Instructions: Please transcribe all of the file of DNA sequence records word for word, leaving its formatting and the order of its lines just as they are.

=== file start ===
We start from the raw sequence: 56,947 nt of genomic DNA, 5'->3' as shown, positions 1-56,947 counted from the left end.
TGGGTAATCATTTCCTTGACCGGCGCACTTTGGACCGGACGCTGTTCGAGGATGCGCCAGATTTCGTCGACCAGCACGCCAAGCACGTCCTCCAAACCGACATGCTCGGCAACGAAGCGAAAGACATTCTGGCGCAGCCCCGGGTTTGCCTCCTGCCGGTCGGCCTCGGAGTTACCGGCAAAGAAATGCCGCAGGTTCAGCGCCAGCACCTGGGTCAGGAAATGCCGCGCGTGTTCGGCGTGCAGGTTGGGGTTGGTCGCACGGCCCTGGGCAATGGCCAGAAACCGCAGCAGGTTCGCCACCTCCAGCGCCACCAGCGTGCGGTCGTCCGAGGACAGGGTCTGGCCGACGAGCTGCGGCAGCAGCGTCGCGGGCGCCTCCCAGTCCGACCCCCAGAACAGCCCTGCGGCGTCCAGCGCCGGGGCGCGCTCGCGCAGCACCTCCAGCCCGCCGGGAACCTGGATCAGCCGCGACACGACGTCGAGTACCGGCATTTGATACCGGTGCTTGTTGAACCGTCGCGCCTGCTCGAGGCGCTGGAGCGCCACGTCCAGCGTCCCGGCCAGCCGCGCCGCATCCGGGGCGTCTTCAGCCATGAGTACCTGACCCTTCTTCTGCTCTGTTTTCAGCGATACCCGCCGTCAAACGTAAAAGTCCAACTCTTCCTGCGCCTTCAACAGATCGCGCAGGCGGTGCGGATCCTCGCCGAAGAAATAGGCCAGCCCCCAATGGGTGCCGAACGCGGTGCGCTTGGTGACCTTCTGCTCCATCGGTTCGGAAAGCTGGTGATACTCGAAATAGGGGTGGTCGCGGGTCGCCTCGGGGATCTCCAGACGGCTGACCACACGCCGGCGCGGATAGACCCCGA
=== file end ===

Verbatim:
We start from the raw sequence: 56,947 nt of genomic DNA, 5'->3' as shown, positions 1-56,947 counted from the left end.
TGGGTAATCATTTCCTTGACCGGCGCACTTTGGACCGGACGCTGTTCGAGGATGCGCCAGATTTCGTCGACCAGCACGCCAAGCACGTCCTCCAAACCGACATGCTCGGCAACGAAGCGAAAGACATTCTGGCGCAGCCCCGGGTTTGCCTCCTGCCGGTCGGCCTCGGAGTTACCGGCAAAGAAATGCCGCAGGTTCAGCGCCAGCACCTGGGTCAGGAAATGCCGCGCGTGTTCGGCGTGCAGGTTGGGGTTGGTCGCACGGCCCTGGGCAATGGCCAGAAACCGCAGCAGGTTCGCCACCTCCAGCGCCACCAGCGTGCGGTCGTCCGAGGACAGGGTCTGGCCGACGAGCTGCGGCAGCAGCGTCGCGGGCGCCTCCCAGTCCGACCCCCAGAACAGCCCTGCGGCGTCCAGCGCCGGGGCGCGCTCGCGCAGCACCTCCAGCCCGCCGGGAACCTGGATCAGCCGCGACACGACGTCGAGTACCGGCATTTGATACCGGTGCTTGTTGAACCGTCGCGCCTGCTCGAGGCGCTGGAGCGCCACGTCCAGCGTCCCGGCCAGCCGCGCCGCATCCGGGGCGTCTTCAGCCATGAGTACCTGACCCTTCTTCTGCTCTGTTTTCAGCGATACCCGCCGTCAAACGTAAAAGTCCAACTCTTCCTGCGCCTTCAACAGATCGCGCAGGCGGTGCGGATCCTCGCCGAAGAAATAGGCCAGCCCCCAATGGGTGCCGAACGCGGTGCGCTTGGTGACCTTCTGCTCCATCGGTTCGGAAAGCTGGTGATACTCGAAATAGGGGTGGTCGCGGGTCGCCTCGGGGATCTCCAGACGGCTGACCACACGCCGGCGCGGATAGACCCCGA